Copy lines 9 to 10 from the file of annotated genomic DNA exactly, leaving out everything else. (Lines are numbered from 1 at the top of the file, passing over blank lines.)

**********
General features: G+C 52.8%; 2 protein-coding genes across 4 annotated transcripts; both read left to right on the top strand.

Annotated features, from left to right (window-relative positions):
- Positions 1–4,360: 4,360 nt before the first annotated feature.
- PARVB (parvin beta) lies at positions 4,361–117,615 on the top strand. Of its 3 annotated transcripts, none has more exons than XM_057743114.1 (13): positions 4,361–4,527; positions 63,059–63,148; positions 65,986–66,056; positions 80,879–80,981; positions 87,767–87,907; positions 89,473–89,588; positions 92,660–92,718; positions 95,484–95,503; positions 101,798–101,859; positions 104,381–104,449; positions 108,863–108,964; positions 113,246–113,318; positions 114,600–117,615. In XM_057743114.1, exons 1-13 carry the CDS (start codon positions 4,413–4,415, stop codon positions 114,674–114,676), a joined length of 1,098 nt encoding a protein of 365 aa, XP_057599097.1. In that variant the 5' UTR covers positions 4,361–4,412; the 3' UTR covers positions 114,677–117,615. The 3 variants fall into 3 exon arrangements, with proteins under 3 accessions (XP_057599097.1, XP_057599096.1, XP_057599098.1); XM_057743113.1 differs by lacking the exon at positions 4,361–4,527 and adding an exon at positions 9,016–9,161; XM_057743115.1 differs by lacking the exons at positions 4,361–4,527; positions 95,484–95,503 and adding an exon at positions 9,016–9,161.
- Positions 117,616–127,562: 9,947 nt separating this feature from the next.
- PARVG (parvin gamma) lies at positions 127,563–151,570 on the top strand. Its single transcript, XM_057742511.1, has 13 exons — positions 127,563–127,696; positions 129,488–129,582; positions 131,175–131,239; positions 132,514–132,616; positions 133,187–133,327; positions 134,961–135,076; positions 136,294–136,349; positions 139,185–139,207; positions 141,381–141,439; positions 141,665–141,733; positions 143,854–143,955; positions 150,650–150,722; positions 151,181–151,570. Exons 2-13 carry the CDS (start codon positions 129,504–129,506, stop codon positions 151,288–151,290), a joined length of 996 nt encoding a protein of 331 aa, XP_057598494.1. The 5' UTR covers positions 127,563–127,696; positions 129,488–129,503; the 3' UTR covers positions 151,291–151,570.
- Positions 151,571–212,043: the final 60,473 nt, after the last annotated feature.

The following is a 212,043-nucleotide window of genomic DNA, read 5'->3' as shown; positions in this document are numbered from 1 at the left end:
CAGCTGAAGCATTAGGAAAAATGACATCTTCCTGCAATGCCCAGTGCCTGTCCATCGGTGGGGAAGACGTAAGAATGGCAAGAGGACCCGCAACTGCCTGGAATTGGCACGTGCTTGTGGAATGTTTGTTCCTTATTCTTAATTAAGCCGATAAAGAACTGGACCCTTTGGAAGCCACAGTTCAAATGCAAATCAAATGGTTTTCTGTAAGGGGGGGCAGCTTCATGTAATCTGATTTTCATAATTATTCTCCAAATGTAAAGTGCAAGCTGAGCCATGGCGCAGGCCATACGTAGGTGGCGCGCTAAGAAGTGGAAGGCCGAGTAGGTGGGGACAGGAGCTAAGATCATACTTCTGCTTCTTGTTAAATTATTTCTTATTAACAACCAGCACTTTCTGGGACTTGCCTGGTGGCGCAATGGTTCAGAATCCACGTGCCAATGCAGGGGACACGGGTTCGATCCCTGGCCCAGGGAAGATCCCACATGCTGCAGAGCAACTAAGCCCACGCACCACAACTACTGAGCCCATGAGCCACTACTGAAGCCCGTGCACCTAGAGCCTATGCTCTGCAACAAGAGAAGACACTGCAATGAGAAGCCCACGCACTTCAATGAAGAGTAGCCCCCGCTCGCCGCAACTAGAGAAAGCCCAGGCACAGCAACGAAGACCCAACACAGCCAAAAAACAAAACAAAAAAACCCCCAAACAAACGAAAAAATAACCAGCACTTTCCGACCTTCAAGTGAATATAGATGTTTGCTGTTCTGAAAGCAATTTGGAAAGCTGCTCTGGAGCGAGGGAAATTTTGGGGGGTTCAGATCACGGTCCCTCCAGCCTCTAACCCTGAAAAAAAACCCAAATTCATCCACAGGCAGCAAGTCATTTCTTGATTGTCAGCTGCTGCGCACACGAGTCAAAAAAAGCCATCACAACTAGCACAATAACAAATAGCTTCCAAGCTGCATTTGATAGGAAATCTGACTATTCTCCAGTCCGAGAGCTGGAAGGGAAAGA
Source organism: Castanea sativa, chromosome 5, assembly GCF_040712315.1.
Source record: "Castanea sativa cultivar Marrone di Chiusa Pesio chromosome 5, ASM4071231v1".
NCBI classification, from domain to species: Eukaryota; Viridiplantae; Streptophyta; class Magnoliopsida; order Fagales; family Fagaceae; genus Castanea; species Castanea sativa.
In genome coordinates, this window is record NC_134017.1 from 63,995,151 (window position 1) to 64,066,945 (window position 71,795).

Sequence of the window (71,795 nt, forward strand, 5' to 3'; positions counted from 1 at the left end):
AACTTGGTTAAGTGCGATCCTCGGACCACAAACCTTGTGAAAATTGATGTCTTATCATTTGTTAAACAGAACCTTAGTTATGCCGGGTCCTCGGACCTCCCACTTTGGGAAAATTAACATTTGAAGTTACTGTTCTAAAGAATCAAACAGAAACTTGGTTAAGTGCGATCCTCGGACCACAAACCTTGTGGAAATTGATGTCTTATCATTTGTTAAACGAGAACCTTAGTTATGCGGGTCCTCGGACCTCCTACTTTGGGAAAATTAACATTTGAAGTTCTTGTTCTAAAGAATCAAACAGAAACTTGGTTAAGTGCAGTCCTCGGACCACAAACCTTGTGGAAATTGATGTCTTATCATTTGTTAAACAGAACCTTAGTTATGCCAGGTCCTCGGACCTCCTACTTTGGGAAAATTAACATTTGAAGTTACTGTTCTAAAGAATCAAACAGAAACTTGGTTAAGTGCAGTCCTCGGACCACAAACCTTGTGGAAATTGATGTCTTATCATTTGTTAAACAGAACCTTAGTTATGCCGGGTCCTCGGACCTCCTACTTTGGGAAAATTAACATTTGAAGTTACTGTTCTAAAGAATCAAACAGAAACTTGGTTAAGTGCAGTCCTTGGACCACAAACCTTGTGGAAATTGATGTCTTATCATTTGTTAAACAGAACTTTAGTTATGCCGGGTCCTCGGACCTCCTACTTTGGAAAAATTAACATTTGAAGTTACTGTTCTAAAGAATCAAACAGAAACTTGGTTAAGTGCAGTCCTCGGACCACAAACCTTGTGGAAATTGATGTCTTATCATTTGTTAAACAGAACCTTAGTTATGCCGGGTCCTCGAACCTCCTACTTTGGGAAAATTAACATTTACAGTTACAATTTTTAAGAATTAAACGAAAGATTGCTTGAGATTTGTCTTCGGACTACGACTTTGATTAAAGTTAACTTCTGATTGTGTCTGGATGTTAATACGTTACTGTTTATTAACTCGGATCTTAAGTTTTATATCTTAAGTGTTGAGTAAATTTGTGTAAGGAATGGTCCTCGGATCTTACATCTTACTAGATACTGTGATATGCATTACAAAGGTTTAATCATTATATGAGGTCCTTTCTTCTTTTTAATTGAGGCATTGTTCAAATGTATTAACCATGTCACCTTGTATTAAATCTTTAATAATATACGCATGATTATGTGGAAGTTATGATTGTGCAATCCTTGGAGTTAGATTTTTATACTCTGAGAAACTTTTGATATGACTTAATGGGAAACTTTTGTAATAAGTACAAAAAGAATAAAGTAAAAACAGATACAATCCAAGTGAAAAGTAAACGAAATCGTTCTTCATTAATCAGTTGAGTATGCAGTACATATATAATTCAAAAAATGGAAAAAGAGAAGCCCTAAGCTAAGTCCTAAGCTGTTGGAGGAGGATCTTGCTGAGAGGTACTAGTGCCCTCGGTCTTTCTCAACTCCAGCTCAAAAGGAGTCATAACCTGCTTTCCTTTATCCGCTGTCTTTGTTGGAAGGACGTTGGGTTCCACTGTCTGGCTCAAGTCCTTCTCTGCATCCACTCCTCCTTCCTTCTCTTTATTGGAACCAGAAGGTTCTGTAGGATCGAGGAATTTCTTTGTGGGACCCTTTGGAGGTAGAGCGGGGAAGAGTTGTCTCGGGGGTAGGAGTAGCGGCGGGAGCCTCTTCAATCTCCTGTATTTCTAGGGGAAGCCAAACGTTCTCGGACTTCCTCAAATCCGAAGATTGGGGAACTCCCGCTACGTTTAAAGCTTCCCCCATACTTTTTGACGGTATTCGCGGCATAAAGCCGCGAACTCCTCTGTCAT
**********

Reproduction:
CAGCTGAAGCATTAGGAAAAATGACATCTTCCTGCAATGCCCAGTGCCTGTCCATCGGTGGGGAAGACGTAAGAATGGCAAGAGGACCCGCAACTGCCTGGAATTGGCACGTGCTTGTGGAATGTTTGTTCCTTATTCTTAATTAAGCCGATAAAGAACTGGACCCTTTGGAAGCCACAGTTCAAATGCAAATCAAATGGTTTTCTGTAAGGGGGGGCAGCTTCATGTAATCTGATTTTCATAATTATTCTCCAAATGTAAAGTGCAAGCTGAGCCATGGCGCAGGCCATACGTAGGTGGCGCGCTAAGAAGTGGAAGGCCGAGTAGGTGGGGACAGGAGCTAAGATCATACTTCTGCTTCTTGTTAAATTATTTCTTATTAACAACCAGCACTTTCTGGGACTTGCCTGGTGGCGCAATGGTTCAGAATCCACGTGCCAATGCAGGGGACACGGGTTCGATCCCTGGCCCAGGGAAGATCCCACATGCTGCAGAGCAACTAAGCCCACGCACCACAACTACTGAGCCCATGAGCCACTACTGAAGCCCGTGCACCTAGAGCCTATGCTCTGCAACAAGAGAAGACACTGCAATGAGAAGCCCACGCACTTCAATGAAGAGTAGCCCCCGCTCGCCGCAACTAGAGAAAGCCCAGGCACAGCAACGAAGACCCAACACAGCCAAAAAACAAAACAAAAAAACCCCCAAACAAACGAAAAAATAACCAGCACTTTCCGACCTTCAAGTGAATATAGATGTTTGCTGTTCTGAAAGCAATTTGGAAAGCTGCTCTGGAGCGAGGGAAATTTTGGGGGGTTCAGATCACGGTCCCTCCAGCCTCTAACCCTGAAAAAAAACCCAAATTCATCCACAGGCAGCAAGTCATTTCTTGATTGTCAGCTGCTGCGCACACGAGTCAAAAAAAGCCATCACAACTAGCACAATAACAAATAGCTTCCAAGCTGCATTTGATAGGAAATCTGACTATTCTCCAGTCCGAGAGCTGGAAGGGAAAGA
Source organism: Castanea sativa, chromosome 5, assembly GCF_040712315.1.